It was in that a city that an early-teen boy met with a minor road accident that proved to be a blessing in disguise for a world-class traditional music system. Sanjay was in his high school when his two-wheeler skidded, forcing him to give rest to his arms that had suffered a temporary difficulty in movements. It meant that he had to take a break from his Carnatic violin classes (from V. Lakshminarayana). This was one period when Sanjay sidetracked to vocals—only to stick to it as his main artistic pursuit. Sanjay’s father S. Sankaran had been a member of the drama troupe led by (late) journalist Cho Ramaswamy, but the boy’s second love (has) remained cricket. Sanjay is one of those vocalists who, having learned a bit of Hindustani classical, employs the modulations and aesthetics of the northern music into quintessential Carnatic in a way like none other.
Sanjay’s gurus (Rukmini Rajagopalan, [aunt] Sukanya Swaminathan and Calcutta K.S. Krishnamurthi) aren’t exactly celebrated names in Carnatic, but the musicians who have influenced him hugely are all-time greats: G. N. Balasubramaniam, S. Kalyanaraman, Semmangudi Srinivasa Iyer, Tiger Varadachari, M. L. Vasanthakumari, Ramnad Krishnan, Alathur Brothers, Musiri Subramaniya Iyer and T.N. Seshagopalan, besides Sethalapathy Balasubramaniam, T. K. Govinda Rao, T. M. Thiagarajan, Madurai Somu, Nedunuri Krishnamurthy and M. D. Ramanathan. For all his individual stamp in Carnatic, Sanjay’s has also been a pleasant mix of the essence of each of these music, without seldom sounding to be imitating any of the titans.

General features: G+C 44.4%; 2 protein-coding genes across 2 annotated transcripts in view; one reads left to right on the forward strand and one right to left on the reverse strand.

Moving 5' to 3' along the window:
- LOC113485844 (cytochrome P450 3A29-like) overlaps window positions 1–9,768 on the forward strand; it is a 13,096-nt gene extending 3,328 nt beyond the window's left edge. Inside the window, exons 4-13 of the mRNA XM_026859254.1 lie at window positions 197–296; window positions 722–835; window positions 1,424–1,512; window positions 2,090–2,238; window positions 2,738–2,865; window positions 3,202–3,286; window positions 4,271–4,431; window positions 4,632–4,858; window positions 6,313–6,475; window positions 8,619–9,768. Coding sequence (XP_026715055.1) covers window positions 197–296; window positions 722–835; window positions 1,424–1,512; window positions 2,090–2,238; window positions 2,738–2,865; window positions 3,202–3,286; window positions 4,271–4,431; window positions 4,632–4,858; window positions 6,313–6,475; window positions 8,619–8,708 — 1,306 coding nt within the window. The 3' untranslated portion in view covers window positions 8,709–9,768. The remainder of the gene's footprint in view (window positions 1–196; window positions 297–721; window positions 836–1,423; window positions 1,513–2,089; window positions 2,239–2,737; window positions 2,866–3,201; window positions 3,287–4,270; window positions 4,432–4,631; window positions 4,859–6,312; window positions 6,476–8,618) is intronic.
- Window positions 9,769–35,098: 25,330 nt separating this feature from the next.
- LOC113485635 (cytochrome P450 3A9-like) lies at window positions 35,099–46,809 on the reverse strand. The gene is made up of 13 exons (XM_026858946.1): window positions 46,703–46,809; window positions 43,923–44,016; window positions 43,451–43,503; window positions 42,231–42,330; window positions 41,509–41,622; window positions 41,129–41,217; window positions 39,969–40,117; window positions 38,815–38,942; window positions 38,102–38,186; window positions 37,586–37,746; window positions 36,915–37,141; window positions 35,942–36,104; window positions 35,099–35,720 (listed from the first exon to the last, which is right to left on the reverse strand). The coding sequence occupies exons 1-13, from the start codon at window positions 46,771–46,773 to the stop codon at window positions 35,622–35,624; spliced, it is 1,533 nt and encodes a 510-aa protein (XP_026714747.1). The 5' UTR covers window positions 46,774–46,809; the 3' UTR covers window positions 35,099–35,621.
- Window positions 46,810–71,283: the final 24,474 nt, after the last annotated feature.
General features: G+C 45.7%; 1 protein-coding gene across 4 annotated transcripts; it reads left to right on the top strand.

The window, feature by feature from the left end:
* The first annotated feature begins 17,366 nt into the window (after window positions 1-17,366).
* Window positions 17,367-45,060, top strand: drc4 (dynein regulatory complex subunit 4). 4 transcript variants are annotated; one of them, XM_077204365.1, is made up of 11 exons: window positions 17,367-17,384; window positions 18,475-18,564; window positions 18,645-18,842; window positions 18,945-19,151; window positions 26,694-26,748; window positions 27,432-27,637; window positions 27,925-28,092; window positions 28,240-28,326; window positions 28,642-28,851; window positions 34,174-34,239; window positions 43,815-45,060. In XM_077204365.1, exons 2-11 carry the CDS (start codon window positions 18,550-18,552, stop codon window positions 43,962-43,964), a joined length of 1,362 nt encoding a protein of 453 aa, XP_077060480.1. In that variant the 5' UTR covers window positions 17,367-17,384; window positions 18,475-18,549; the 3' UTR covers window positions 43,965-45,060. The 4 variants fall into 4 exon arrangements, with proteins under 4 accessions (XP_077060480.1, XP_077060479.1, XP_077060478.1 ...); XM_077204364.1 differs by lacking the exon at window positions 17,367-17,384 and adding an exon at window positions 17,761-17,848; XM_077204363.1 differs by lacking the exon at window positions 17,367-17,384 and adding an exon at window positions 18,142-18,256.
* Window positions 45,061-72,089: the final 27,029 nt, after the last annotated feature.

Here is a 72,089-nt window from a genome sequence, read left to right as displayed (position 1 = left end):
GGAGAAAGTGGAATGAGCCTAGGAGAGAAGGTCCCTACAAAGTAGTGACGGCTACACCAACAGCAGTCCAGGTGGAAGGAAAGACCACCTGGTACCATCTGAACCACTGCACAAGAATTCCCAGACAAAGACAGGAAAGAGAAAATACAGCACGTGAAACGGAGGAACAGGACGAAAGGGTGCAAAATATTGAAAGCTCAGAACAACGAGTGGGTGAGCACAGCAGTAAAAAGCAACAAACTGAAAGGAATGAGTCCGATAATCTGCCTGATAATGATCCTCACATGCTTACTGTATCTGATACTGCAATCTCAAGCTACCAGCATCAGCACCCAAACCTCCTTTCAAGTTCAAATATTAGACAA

In December 2015, Sanjay won the Sangita Kalanidhi, becoming one of the youngest awardees of Carnatic’s most coveted title (conferred by Madras Music Academy annually since 1929). A month after that milestone turn, the art world learned of the news of 97-year-old Mrinalini passing away in Ahmedabad, almost 2,000 km away from Chennai where she had walked her baby-steps.